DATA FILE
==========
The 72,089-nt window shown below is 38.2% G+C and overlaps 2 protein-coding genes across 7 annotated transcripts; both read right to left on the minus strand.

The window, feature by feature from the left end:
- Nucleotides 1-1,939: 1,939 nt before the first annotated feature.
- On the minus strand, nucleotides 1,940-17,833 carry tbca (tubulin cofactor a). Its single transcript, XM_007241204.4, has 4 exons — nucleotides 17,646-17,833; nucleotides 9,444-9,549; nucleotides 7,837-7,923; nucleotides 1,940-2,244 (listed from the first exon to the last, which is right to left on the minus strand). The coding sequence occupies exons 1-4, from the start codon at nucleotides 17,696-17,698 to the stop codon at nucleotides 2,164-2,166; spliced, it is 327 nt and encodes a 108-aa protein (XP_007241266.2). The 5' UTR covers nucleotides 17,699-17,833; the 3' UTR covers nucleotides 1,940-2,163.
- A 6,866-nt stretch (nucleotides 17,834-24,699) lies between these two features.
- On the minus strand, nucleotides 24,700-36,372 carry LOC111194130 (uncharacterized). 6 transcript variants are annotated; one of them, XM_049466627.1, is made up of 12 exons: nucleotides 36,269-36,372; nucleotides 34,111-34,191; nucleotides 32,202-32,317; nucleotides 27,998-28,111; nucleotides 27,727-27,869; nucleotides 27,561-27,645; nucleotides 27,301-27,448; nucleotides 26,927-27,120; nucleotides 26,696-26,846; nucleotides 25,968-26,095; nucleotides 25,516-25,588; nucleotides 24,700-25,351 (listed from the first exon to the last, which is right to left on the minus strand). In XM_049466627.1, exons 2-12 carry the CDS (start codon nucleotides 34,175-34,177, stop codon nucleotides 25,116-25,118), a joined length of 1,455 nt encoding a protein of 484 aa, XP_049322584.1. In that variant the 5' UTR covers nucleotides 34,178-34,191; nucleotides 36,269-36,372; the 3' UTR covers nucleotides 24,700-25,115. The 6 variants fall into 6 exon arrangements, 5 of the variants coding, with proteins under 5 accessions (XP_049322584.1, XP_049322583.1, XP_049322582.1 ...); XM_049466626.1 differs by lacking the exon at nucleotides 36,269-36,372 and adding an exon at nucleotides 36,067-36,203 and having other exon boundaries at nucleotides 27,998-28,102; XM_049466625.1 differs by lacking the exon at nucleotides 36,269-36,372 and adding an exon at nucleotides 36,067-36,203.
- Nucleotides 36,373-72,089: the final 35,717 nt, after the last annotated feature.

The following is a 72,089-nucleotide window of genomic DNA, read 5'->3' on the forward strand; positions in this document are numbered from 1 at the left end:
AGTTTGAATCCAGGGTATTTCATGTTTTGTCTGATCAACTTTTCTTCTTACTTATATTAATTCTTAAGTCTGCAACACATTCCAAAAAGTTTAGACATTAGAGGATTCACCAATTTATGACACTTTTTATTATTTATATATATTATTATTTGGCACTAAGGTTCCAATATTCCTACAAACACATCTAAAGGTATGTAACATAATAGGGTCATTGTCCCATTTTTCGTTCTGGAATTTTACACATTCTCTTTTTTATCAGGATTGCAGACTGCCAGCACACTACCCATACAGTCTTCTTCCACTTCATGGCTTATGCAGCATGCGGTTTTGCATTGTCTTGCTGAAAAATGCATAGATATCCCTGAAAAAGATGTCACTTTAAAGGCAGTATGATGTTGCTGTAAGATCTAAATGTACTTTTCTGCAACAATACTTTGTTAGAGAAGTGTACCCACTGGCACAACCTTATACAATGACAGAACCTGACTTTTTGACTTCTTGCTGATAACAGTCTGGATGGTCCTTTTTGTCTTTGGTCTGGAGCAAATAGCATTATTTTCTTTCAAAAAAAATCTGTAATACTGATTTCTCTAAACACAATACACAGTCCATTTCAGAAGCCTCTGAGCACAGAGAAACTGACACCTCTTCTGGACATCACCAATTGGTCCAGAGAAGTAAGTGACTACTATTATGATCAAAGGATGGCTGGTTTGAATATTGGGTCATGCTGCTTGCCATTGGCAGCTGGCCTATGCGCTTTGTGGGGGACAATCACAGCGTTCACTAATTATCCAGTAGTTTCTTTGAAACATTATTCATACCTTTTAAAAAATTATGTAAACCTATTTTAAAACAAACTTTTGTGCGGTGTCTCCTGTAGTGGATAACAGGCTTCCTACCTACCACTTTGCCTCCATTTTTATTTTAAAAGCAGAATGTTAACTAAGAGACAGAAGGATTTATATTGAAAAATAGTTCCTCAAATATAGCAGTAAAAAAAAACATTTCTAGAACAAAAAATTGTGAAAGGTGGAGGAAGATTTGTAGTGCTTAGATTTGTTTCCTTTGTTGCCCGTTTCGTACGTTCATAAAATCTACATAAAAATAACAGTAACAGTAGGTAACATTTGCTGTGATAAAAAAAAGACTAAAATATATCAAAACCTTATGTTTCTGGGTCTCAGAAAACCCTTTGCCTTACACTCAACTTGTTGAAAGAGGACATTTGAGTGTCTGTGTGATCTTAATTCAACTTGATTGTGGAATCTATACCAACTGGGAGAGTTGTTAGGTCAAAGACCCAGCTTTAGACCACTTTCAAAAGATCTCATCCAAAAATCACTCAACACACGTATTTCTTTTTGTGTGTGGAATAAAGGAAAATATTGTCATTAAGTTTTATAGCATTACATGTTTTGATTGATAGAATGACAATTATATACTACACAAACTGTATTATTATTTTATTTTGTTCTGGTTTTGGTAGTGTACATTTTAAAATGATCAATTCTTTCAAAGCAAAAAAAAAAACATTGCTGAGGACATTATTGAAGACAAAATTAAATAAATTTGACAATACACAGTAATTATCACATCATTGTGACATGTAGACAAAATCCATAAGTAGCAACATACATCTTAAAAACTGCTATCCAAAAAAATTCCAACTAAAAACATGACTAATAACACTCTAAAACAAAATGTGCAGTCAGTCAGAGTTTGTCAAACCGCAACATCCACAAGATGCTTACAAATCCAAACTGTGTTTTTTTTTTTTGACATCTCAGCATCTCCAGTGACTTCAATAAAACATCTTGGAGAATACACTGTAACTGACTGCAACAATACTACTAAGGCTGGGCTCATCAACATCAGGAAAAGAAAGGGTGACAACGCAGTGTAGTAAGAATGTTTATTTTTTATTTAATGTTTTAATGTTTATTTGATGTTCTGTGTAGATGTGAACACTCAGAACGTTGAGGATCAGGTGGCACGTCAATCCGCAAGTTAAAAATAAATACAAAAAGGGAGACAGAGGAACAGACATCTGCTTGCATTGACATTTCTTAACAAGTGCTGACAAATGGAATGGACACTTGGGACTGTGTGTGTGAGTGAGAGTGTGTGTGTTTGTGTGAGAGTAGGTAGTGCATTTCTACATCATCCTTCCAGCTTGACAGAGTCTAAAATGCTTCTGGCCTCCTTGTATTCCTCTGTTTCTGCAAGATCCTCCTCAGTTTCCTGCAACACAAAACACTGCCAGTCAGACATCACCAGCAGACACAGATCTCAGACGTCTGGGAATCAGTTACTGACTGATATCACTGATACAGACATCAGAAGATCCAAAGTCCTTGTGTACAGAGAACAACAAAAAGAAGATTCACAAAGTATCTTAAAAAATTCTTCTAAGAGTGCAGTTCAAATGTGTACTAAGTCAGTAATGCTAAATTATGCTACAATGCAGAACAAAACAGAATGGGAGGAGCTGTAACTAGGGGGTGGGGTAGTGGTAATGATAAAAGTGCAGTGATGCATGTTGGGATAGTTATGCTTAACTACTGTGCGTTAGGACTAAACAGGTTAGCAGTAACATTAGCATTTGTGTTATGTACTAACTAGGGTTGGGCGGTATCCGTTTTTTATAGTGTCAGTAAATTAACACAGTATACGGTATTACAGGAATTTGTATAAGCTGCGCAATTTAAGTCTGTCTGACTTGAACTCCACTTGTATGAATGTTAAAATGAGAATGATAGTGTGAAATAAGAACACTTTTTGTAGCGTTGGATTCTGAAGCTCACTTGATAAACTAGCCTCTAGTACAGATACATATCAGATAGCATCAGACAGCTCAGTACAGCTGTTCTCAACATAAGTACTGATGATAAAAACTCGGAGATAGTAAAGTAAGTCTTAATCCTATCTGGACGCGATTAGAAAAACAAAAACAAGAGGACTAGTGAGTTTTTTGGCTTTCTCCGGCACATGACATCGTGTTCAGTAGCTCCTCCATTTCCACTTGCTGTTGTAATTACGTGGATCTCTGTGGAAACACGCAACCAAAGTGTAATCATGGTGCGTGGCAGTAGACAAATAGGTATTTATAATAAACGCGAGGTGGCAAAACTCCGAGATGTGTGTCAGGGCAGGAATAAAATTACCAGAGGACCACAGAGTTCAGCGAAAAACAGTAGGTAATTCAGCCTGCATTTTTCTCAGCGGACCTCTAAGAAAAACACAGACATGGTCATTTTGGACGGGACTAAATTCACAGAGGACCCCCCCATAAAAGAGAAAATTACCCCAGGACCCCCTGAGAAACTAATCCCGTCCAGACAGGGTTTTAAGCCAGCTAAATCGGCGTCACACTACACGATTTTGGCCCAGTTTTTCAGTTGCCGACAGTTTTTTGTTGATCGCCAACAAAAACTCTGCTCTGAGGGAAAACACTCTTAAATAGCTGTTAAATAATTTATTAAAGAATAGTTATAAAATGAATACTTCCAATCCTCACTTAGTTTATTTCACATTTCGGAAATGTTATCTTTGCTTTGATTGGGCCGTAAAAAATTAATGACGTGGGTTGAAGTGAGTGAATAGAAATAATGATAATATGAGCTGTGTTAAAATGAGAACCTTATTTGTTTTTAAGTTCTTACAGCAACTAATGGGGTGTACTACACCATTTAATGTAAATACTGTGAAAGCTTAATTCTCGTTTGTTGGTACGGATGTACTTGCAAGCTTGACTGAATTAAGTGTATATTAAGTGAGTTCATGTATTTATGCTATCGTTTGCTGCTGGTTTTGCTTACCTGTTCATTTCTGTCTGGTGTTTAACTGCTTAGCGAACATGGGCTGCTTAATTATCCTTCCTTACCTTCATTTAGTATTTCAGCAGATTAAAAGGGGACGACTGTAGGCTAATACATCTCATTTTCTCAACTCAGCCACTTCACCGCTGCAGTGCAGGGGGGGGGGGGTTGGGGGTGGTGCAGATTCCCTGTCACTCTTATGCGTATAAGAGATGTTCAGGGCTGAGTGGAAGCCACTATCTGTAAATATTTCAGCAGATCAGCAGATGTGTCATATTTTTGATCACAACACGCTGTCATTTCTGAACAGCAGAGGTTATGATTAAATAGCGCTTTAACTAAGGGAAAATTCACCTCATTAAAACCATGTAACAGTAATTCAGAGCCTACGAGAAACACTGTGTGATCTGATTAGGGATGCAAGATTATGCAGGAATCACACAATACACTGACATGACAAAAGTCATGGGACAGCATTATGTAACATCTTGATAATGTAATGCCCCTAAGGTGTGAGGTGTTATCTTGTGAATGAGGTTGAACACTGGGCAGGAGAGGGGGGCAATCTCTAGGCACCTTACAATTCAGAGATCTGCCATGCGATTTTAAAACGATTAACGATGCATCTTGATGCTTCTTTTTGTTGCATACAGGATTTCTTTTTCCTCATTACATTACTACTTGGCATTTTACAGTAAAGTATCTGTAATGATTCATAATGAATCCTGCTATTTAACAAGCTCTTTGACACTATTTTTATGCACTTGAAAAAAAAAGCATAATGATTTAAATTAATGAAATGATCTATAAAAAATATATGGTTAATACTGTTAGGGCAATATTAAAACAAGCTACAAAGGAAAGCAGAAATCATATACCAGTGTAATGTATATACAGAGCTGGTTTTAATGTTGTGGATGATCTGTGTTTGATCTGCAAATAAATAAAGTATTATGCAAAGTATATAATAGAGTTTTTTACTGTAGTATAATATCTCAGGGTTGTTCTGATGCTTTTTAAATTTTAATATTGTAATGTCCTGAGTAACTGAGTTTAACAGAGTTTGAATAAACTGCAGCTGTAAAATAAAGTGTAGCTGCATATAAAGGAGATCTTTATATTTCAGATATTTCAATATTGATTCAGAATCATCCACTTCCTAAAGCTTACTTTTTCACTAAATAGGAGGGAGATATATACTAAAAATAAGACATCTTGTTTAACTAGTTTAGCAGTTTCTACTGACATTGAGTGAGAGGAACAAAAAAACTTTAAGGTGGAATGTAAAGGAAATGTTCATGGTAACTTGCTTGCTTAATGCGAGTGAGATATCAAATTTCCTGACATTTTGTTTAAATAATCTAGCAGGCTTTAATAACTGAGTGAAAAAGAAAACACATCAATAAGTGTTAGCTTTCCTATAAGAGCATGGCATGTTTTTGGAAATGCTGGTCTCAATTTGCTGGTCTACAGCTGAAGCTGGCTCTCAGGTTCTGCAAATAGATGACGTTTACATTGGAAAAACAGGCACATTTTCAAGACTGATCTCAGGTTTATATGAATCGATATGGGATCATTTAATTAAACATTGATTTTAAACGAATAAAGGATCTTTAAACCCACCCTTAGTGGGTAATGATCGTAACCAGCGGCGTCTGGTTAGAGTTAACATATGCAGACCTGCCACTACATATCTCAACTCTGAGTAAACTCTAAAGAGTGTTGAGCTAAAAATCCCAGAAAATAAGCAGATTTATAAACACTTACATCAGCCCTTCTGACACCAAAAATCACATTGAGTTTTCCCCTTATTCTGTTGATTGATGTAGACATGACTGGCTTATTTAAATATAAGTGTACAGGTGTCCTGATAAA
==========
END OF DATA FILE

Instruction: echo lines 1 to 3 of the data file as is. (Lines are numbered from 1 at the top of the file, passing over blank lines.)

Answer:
The 72,089-nt window shown below is 38.2% G+C and overlaps 2 protein-coding genes across 7 annotated transcripts; both read right to left on the minus strand.

The window, feature by feature from the left end:
- Nucleotides 1-1,939: 1,939 nt before the first annotated feature.